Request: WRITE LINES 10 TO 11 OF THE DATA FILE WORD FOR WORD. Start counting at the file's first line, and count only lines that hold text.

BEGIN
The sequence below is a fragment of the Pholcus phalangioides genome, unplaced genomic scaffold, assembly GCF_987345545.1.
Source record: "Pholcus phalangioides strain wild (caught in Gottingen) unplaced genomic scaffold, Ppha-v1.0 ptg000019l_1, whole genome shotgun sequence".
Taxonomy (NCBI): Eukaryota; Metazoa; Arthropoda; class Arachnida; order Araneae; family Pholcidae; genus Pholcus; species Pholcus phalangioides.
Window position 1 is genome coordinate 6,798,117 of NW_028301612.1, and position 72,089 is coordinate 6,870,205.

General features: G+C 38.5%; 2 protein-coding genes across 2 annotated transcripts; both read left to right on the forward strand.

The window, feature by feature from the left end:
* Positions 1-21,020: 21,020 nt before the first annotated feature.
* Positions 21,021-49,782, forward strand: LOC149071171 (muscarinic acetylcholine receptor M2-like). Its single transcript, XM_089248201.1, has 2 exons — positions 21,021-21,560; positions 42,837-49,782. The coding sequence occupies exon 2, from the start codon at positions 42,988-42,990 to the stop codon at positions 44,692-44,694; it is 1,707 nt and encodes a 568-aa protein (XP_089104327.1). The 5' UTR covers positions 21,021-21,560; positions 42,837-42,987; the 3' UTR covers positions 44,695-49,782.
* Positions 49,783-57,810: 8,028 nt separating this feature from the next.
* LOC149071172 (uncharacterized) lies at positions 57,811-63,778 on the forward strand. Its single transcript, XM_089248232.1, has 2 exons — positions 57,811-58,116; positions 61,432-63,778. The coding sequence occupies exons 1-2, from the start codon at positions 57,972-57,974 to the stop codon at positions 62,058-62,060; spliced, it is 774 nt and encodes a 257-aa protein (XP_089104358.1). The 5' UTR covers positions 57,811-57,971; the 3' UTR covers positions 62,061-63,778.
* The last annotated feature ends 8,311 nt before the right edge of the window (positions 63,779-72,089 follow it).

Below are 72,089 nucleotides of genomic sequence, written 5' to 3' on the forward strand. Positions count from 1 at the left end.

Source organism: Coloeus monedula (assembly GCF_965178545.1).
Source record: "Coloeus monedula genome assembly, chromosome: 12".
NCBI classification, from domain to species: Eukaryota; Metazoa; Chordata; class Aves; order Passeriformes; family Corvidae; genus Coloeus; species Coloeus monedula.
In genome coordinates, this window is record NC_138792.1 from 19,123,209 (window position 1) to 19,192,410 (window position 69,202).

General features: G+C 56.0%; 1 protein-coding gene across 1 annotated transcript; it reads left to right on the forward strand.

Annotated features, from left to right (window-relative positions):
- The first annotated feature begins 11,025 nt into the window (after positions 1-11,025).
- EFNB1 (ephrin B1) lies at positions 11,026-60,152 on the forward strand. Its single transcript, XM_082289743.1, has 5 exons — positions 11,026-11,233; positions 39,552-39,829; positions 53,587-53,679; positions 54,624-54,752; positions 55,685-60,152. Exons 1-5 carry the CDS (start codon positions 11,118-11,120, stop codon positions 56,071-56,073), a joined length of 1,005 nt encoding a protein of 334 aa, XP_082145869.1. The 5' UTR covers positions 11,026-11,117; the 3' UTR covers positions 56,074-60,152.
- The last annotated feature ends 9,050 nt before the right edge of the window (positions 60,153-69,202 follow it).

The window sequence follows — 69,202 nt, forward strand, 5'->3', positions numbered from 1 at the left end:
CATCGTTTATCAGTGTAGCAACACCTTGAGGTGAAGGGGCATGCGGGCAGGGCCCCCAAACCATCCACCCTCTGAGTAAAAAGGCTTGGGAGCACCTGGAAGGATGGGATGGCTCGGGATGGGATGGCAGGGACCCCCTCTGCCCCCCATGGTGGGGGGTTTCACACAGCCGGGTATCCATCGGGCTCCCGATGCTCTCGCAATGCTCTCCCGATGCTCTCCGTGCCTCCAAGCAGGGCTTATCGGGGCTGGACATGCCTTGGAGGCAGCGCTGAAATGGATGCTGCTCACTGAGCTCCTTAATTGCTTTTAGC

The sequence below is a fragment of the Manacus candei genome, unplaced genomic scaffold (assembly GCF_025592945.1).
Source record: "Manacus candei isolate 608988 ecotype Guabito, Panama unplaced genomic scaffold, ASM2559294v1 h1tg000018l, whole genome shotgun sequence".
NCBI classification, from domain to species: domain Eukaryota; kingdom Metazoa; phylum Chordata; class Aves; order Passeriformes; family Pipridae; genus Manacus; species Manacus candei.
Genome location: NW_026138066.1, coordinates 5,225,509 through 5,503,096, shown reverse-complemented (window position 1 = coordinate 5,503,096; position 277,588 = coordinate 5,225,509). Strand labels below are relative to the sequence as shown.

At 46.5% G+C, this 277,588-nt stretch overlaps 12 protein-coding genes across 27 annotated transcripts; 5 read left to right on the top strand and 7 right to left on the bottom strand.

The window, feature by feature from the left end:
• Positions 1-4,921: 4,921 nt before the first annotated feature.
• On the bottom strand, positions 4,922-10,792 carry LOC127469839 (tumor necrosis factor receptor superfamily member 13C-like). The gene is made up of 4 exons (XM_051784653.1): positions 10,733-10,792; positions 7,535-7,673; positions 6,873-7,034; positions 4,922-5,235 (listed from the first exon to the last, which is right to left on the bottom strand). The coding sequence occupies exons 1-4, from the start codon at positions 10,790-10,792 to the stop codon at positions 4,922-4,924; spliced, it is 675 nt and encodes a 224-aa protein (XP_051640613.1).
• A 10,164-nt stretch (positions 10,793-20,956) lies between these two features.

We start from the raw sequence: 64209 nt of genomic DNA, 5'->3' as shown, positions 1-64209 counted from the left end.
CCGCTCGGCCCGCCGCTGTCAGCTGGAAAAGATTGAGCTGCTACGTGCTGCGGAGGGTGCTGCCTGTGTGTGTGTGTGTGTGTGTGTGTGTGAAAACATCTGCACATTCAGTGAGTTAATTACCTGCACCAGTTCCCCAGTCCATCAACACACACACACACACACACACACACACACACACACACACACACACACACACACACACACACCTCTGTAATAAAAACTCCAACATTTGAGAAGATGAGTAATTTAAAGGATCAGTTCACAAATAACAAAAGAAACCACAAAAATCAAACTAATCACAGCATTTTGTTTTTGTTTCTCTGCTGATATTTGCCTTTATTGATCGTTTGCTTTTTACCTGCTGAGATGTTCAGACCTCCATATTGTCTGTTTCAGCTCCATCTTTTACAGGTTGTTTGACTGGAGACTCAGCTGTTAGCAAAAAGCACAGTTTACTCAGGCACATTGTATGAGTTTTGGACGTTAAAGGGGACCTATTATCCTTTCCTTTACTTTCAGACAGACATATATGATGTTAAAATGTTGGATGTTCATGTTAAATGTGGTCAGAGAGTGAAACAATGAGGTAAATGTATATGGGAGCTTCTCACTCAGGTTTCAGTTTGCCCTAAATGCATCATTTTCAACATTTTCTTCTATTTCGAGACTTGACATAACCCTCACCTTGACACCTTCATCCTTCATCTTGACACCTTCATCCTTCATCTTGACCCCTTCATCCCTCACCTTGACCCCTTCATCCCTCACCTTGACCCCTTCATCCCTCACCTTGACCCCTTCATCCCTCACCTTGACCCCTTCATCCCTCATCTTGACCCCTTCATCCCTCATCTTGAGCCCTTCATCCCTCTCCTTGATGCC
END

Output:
* LOC149071172 (uncharacterized) lies at positions 57,811-63,778 on the forward strand. Its single transcript, XM_089248232.1, has 2 exons — positions 57,811-58,116; positions 61,432-63,778. The coding sequence occupies exons 1-2, from the start codon at positions 57,972-57,974 to the stop codon at positions 62,058-62,060; spliced, it is 774 nt and encodes a 257-aa protein (XP_089104358.1). The 5' UTR covers positions 57,811-57,971; the 3' UTR covers positions 62,061-63,778.
* The last annotated feature ends 8,311 nt before the right edge of the window (positions 63,779-72,089 follow it).